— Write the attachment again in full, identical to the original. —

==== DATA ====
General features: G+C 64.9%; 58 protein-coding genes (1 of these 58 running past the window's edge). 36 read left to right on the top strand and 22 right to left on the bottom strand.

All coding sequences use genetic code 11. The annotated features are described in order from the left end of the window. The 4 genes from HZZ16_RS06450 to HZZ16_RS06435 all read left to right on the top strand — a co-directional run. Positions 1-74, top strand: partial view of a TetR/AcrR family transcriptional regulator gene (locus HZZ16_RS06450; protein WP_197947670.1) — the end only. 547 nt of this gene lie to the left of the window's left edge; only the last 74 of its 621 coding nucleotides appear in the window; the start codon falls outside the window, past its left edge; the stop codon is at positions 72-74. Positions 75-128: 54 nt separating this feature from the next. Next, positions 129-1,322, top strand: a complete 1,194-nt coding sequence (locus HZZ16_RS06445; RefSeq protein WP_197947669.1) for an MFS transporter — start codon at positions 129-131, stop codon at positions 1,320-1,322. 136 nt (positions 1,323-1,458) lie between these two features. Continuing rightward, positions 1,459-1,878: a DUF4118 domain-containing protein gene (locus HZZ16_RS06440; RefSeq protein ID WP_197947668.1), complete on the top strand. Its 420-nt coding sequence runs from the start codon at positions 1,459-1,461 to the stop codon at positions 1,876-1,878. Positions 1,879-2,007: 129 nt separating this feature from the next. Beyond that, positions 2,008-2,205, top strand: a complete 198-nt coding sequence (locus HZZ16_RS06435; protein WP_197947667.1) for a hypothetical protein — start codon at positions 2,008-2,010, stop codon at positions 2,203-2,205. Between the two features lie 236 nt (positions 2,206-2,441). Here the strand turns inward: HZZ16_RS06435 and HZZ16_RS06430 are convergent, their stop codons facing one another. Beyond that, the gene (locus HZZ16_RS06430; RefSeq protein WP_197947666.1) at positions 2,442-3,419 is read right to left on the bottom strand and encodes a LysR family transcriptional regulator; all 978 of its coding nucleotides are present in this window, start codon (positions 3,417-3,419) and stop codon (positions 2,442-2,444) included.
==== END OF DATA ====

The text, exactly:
General features: G+C 64.9%; 58 protein-coding genes (1 of these 58 running past the window's edge). 36 read left to right on the top strand and 22 right to left on the bottom strand.

All coding sequences use genetic code 11. The annotated features are described in order from the left end of the window. The 4 genes from HZZ16_RS06450 to HZZ16_RS06435 all read left to right on the top strand — a co-directional run. Positions 1-74, top strand: partial view of a TetR/AcrR family transcriptional regulator gene (locus HZZ16_RS06450; protein WP_197947670.1) — the end only. 547 nt of this gene lie to the left of the window's left edge; only the last 74 of its 621 coding nucleotides appear in the window; the start codon falls outside the window, past its left edge; the stop codon is at positions 72-74. Positions 75-128: 54 nt separating this feature from the next. Next, positions 129-1,322, top strand: a complete 1,194-nt coding sequence (locus HZZ16_RS06445; RefSeq protein WP_197947669.1) for an MFS transporter — start codon at positions 129-131, stop codon at positions 1,320-1,322. 136 nt (positions 1,323-1,458) lie between these two features. Continuing rightward, positions 1,459-1,878: a DUF4118 domain-containing protein gene (locus HZZ16_RS06440; RefSeq protein ID WP_197947668.1), complete on the top strand. Its 420-nt coding sequence runs from the start codon at positions 1,459-1,461 to the stop codon at positions 1,876-1,878. Positions 1,879-2,007: 129 nt separating this feature from the next. Beyond that, positions 2,008-2,205, top strand: a complete 198-nt coding sequence (locus HZZ16_RS06435; protein WP_197947667.1) for a hypothetical protein — start codon at positions 2,008-2,010, stop codon at positions 2,203-2,205. Between the two features lie 236 nt (positions 2,206-2,441). Here the strand turns inward: HZZ16_RS06435 and HZZ16_RS06430 are convergent, their stop codons facing one another. Beyond that, the gene (locus HZZ16_RS06430; RefSeq protein WP_197947666.1) at positions 2,442-3,419 is read right to left on the bottom strand and encodes a LysR family transcriptional regulator; all 978 of its coding nucleotides are present in this window, start codon (positions 3,417-3,419) and stop codon (positions 2,442-2,444) included.